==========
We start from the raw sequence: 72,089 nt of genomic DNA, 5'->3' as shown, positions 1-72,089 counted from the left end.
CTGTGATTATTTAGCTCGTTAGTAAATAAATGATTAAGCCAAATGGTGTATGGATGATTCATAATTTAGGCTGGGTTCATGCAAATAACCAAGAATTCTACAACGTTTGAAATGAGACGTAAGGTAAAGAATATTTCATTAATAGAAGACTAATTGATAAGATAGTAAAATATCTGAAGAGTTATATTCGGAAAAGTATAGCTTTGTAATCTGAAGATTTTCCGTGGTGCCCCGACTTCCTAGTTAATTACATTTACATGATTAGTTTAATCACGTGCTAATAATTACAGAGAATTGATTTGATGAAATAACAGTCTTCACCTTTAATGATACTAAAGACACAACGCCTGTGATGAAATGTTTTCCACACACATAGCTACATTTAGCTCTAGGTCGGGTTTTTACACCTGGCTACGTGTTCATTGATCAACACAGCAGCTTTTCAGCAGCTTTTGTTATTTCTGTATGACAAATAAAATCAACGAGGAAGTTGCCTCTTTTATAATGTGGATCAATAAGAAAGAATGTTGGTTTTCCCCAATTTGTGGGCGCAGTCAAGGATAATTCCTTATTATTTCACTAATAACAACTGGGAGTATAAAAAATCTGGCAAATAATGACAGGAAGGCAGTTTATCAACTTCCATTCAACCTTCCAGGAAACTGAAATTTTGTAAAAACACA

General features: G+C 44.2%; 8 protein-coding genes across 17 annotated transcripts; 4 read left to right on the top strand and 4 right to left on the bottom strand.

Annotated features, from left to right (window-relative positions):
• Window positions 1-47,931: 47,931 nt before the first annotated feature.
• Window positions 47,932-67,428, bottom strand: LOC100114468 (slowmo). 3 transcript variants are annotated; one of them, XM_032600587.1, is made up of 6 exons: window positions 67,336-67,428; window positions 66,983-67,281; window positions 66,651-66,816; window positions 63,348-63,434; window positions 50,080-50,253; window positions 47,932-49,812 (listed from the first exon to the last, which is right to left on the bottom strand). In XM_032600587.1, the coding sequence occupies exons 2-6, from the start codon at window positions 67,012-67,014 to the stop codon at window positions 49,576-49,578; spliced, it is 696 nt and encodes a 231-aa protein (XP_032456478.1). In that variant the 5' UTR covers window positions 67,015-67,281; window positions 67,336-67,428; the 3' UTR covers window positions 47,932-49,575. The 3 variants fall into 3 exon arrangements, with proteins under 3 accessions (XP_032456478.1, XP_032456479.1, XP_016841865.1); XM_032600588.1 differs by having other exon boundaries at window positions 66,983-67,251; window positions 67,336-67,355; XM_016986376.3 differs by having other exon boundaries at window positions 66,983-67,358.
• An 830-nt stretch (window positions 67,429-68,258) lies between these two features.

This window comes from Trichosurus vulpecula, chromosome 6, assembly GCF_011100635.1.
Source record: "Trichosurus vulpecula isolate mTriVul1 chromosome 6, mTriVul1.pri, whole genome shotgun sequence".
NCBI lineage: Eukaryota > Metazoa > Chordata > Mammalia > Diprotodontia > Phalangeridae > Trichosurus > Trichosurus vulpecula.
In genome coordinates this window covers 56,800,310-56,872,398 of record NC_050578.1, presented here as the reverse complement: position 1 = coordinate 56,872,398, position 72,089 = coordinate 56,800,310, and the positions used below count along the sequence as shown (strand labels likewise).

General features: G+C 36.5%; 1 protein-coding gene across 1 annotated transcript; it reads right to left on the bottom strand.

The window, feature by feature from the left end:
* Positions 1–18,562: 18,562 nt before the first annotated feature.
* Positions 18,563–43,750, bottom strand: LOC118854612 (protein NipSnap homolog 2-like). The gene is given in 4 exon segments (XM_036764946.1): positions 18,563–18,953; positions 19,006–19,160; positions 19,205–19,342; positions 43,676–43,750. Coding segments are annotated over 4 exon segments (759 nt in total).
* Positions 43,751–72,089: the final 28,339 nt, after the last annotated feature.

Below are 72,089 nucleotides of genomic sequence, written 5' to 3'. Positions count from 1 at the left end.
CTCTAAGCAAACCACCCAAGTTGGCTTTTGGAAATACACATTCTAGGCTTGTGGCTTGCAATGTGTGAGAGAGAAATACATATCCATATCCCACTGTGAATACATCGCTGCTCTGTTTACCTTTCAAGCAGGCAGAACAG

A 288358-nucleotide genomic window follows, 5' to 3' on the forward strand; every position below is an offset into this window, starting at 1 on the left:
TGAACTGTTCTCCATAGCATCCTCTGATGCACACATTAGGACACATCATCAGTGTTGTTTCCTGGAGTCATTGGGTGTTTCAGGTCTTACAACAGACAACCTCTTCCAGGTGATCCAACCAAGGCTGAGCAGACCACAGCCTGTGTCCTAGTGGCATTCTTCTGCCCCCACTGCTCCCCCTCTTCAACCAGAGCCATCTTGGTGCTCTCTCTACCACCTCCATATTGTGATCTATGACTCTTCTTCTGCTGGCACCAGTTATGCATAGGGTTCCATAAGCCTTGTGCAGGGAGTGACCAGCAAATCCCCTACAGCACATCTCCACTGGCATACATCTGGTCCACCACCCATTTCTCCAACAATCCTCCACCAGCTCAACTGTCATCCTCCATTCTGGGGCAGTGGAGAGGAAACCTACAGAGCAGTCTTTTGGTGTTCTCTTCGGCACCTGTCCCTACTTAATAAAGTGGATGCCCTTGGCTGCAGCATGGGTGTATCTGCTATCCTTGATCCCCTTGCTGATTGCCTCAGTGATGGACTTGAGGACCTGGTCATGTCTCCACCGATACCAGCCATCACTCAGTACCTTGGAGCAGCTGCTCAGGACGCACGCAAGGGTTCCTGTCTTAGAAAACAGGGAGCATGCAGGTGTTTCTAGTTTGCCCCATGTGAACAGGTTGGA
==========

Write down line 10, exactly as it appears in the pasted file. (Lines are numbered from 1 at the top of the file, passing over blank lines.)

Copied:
NCBI lineage: Eukaryota > Metazoa > Chordata > Mammalia > Diprotodontia > Phalangeridae > Trichosurus > Trichosurus vulpecula.